• Disclosure: Lenders must give borrowers key information about the terms of the contract, and this must be accurate and understandable.
  • Interest charges: While lenders have the right to charge interest, and there is no cap on what they can charge, there are rules around how they do so.
  • Payments: Lenders must apply repayments according to the rules set out in the CCCF Act, and must tell borrowers if they will accept extra part repayments. Borrowers have the right to fully repay a contract earlier than stated in the contract.
  • Fees: There are rules about the fees that lenders can charge. In particular, credit and default fees must be reasonable, relate to actual costs and losses, and meet reasonable standards of commercial practice.
  • Credit-related insurance, extended warranties and repayment waivers: Lenders can’t unreasonably require borrowers to buy any of these services in connection with a consumer credit contract.
  • Cancellation: Borrowers have a “cooling off’ period after entering into a consumer credit contract when they can change their mind.
  • Hardship: Borrowers can ask their lender for temporary relief or relaxation in the terms of their contract if they suffer an unexpected hardship and are up-to-date with their repayments.
  • Oppression: Borrowers and guarantors are protected from oppressive contracts and from oppressive behaviour by lenders.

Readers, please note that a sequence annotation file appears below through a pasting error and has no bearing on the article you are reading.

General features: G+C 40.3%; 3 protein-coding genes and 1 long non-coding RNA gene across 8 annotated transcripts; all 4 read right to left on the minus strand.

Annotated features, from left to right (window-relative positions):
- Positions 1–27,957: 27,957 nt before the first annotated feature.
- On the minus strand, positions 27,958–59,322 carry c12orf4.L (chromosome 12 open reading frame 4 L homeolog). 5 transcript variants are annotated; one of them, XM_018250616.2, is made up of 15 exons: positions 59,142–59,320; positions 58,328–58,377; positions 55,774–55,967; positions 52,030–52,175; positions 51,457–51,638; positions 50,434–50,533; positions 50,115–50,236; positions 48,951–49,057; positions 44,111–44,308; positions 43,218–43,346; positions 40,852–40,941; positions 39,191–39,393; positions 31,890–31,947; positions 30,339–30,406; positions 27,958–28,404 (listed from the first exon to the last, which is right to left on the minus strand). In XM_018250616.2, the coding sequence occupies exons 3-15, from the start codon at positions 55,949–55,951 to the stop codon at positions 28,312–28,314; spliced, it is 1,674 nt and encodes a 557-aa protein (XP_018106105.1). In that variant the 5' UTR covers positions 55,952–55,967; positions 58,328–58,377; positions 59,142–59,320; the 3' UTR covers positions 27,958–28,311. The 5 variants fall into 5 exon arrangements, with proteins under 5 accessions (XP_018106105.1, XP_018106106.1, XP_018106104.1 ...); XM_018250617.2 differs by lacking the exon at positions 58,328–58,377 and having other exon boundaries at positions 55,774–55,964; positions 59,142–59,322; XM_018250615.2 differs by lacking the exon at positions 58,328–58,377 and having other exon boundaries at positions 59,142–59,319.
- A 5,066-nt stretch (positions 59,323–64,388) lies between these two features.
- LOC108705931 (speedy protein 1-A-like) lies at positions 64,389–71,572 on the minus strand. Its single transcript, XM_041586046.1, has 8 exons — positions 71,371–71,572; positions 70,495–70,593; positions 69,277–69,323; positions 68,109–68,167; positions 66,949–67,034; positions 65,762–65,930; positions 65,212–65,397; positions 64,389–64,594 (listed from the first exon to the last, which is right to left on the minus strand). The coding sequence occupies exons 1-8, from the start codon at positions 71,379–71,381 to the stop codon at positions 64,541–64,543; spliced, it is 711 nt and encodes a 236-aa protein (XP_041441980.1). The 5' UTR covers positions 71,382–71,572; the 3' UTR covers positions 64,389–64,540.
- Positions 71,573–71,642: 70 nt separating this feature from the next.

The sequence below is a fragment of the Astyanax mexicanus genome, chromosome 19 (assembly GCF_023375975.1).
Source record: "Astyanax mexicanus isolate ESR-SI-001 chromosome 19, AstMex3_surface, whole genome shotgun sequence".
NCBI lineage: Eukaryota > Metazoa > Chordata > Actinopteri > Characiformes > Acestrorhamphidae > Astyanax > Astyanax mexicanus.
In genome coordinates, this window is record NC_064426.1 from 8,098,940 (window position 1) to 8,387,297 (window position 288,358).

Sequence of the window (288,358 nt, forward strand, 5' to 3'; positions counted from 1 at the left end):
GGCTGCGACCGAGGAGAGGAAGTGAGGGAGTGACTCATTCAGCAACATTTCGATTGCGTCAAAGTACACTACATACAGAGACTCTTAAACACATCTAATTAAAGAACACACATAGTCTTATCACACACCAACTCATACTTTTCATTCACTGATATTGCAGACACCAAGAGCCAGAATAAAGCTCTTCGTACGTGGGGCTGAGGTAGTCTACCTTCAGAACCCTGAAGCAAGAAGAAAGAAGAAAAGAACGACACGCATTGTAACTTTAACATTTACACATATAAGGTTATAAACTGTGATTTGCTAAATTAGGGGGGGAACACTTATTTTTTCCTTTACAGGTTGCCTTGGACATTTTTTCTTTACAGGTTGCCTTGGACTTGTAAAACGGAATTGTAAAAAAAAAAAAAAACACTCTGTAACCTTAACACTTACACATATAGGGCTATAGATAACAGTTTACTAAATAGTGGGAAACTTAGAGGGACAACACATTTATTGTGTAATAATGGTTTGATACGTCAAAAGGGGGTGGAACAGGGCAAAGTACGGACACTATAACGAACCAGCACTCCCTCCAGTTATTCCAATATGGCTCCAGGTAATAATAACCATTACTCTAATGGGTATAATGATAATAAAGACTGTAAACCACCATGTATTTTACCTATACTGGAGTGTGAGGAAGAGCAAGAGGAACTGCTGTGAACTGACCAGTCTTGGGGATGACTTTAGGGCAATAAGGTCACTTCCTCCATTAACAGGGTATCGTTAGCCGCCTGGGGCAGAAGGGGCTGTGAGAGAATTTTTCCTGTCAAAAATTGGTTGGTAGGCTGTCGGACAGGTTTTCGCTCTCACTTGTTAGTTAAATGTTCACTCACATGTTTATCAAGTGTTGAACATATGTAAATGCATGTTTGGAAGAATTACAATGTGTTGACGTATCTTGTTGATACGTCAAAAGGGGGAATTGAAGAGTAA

These rules, including protections for borrowers, are detailed in our series of fact sheets available on our Consumer Credit Fact Sheets page.

What if a borrower enters a credit contract for business purposes?

If a borrower claims a contract is a consumer credit contract, it is presumed that it is, unless the lender can prove otherwise.

Because of this, lenders sometimes require borrowers to make written declarations before they enter a contract saying that the credit is being used primarily for business or investment. If a borrower makes a declaration like this, the contract will be a credit contract rather than a consumer credit contract. This means the CCCF Act won’t apply except if the credit contract is oppressive. Borrowers who sign business purpose declarations will lose all of the other consumer protections under the CCCF Act.

But, a business purposes declaration will only be effective if:

  • the declaration is made before the borrower enters into the contract
  • the declaration is contained in a separate written document

and

  • the borrower has confirmed they have read and understood the declaration.

If a borrower signs a statement saying that the credit is for business purposes, and it isn’t, and the lender (or whoever took the declaration) knows this, then the declaration is ineffective. The contract will be a consumer credit contract.

Lenders and borrowers

 

The CCCF Act uses a number of different terms to describe lenders and borrowers, depending on the transaction:

  • consumer credit contracts – creditors and debtors
  • consumer leases – lessors and lessees
  • buy-back transactions – transferees and occupiers.

In these fact sheets we use the terms lender and borrower to talk generally about credit transactions, but use the specific terms for consumer leases and buy-back transactions where it makes things clearer.